To reduce this emission, a new heating plant will be built, with a new boiler room which uses natural gas as fuel, therefore significantly reducing its environmental impact (CO2 and local air quality). In order to increase efficiency and prevent any form of energy waste, the following are envisaged:
- Hot water boilers of the latest generation with an economiser that increases their efficiency
- Burners with their own automation for initial ignition and flame control, with an automated system for measuring the current need for heating according to the outside temperature and regulation in accordance with the needs of consumers throughout the day
- Pumps with frequency regulation of speed, which sends the exact amount of water needed for heat transfer to the heating system at any time, also reducing water consumption
- A modern and highly efficient Combined Heat and Power CHP facility for the combined production of electricity, heating and cooling
- Pipe distribution in appropriate insulation, preventing heat dissipation during transport of the heating fluid.
The envisaged solutions and adopted equipment achieve greater efficiency in both the production and distribution of thermal energy and, as a consequence, reducing our carbon footprint.
In 2020, Belgrade Airport replaced all of its terminal lighting with LEDs, and plans to make the same replacement in Cargo, Post Office and Warehouse in 2021.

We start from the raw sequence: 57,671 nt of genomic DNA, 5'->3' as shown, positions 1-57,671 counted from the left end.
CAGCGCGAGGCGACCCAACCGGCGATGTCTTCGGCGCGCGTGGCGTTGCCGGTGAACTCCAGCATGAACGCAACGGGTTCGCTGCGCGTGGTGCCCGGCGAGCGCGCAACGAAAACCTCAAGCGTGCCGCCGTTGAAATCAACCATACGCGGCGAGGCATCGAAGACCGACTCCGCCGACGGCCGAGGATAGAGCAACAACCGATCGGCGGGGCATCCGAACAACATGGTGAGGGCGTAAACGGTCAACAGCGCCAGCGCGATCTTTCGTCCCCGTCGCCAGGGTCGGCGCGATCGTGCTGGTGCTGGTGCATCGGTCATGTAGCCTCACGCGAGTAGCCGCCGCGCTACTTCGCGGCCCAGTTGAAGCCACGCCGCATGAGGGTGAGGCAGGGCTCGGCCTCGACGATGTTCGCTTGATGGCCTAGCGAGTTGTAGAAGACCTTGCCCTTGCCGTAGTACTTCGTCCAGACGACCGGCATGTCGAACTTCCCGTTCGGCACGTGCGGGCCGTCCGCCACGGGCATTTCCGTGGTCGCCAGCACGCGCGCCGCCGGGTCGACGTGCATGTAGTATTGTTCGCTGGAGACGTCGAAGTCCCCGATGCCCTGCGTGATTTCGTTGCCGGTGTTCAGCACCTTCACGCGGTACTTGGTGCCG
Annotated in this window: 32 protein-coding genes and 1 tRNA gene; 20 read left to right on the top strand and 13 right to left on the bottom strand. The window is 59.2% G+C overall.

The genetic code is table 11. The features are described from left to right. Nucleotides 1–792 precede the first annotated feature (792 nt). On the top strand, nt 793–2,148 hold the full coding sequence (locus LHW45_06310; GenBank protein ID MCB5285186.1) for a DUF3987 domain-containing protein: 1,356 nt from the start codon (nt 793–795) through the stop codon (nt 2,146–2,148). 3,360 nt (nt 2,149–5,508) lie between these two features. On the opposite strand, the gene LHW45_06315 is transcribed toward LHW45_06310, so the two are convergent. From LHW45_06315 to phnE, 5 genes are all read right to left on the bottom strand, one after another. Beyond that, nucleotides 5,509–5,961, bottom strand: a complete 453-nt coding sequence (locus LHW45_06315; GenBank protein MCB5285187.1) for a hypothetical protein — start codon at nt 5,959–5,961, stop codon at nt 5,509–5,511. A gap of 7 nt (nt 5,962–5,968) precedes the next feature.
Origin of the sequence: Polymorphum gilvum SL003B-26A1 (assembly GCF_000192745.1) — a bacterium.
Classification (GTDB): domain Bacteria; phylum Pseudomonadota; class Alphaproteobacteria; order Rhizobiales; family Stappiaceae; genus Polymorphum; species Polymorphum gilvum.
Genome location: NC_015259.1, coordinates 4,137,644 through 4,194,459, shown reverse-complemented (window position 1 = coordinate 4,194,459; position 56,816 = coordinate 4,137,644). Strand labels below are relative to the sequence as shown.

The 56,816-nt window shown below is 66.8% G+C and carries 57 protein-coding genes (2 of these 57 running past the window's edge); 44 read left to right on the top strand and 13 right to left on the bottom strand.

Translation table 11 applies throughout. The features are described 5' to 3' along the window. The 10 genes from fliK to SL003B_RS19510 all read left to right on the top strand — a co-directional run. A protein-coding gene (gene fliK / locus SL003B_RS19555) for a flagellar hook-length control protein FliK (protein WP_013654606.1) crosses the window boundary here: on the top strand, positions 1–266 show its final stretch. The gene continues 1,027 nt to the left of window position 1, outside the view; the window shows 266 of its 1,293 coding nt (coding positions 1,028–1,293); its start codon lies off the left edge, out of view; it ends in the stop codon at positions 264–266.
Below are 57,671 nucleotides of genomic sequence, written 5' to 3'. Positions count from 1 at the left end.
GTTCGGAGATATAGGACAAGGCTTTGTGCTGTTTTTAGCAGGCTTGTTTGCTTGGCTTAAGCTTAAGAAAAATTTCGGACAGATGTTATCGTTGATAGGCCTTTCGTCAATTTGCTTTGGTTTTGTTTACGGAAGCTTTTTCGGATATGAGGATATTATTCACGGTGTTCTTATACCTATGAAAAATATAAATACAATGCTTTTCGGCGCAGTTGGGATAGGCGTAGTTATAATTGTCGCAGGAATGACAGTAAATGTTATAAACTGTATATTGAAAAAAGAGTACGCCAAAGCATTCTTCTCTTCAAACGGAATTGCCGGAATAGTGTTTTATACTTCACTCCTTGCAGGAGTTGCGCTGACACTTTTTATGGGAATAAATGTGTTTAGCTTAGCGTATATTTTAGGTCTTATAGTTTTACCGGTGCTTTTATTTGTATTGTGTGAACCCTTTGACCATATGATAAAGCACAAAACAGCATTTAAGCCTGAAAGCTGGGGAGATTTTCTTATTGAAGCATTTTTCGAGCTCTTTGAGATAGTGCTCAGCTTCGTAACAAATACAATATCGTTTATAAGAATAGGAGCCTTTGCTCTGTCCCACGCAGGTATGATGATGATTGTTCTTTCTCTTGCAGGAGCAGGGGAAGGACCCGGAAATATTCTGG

Eight new electrical 400Hz systems have just been installed to supply the aircraft, and three more are planned in the coming months. These systems will make it possible to limit the use of Auxiliary Power Units (APUs) and, thus, reduce airline emissions.
In parallel to these investments in sustainability, new meters with telemetry will be installed in the main consumption points, and a multidisciplinary Energy Reduction Committee is being developed to manage consumption, identify new opportunities and to reduce the airport’s consumption even further.
This is just the beginning, as the Belgrade Airport team really believes that the airport’s activities can walk hand-in-hand with sustainability, resulting in positive mobility and impacting on a better world.
Nicolas Brousse graduated from a French generalist Engineering School in 1996. He has held several management positions on major turnkey projects in the past 20 years across Europe, the Middle East and Asia, encompassing transport infrastructures such as railways and airports. Brousse is currently Chief Technical Officer of Belgrade Nikola Tesla Airport for VINCI Airports.
Aircraft, Aircraft rescue and firefighting (ARFF), Airport Carbon Accreditation (ACA), Airport construction and design, Airside operations, Cleaner, Greener Airports: Making Aviation More Sustainable Series, Emissions, Machinery, Sustainability, Sustainable development, Terminal operations